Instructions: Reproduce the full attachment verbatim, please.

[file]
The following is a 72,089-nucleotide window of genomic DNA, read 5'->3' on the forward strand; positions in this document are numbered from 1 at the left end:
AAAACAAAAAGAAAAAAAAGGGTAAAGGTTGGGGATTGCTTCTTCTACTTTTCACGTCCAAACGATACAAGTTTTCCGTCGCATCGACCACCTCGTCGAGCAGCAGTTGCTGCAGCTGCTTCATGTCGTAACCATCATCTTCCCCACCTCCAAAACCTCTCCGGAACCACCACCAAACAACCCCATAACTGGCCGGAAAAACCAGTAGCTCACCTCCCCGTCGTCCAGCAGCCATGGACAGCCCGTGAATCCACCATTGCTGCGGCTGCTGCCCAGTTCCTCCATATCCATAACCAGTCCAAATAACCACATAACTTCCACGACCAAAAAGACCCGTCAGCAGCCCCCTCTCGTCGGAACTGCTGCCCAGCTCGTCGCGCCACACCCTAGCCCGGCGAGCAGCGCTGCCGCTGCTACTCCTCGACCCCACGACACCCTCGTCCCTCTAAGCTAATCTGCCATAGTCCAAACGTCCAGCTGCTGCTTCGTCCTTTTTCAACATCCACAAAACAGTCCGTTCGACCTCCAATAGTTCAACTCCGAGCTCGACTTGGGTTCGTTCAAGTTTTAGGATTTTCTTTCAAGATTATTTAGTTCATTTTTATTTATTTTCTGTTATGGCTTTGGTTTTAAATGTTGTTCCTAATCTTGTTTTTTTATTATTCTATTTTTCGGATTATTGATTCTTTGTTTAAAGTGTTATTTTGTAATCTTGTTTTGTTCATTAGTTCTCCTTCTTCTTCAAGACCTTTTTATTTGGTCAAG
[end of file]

The following is a 72,089-nucleotide window of genomic DNA, read 5'->3' on the forward strand; positions in this document are numbered from 1 at the left end:
AAAACAAAAAGAAAAAAAAGGGTAAAGGTTGGGGATTGCTTCTTCTACTTTTCACGTCCAAACGATACAAGTTTTCCGTCGCATCGACCACCTCGTCGAGCAGCAGTTGCTGCAGCTGCTTCATGTCGTAACCATCATCTTCCCCACCTCCAAAACCTCTCCGGAACCACCACCAAACAACCCCATAACTGGCCGGAAAAACCAGTAGCTCACCTCCCCGTCGTCCAGCAGCCATGGACAGCCCGTGAATCCACCATTGCTGCGGCTGCTGCCCAGTTCCTCCATATCCATAACCAGTCCAAATAACCACATAACTTCCACGACCAAAAAGACCCGTCAGCAGCCCCCTCTCGTCGGAACTGCTGCCCAGCTCGTCGCGCCACACCCTAGCCCGGCGAGCAGCGCTGCCGCTGCTACTCCTCGACCCCACGACACCCTCGTCCCTCTAAGCTAATCTGCCATAGTCCAAACGTCCAGCTGCTGCTTCGTCCTTTTTCAACATCCACAAAACAGTCCGTTCGACCTCCAATAGTTCAACTCCGAGCTCGACTTGGGTTCGTTCAAGTTTTAGGATTTTCTTTCAAGATTATTTAGTTCATTTTTATTTATTTTCTGTTATGGCTTTGGTTTTAAATGTTGTTCCTAATCTTGTTTTTTTATTATTCTATTTTTCGGATTATTGATTCTTTGTTTAAAGTGTTATTTTGTAATCTTGTTTTGTTCATTAGTTCTCCTTCTTCTTCAAGACCTTTTTATTTGGTCAAG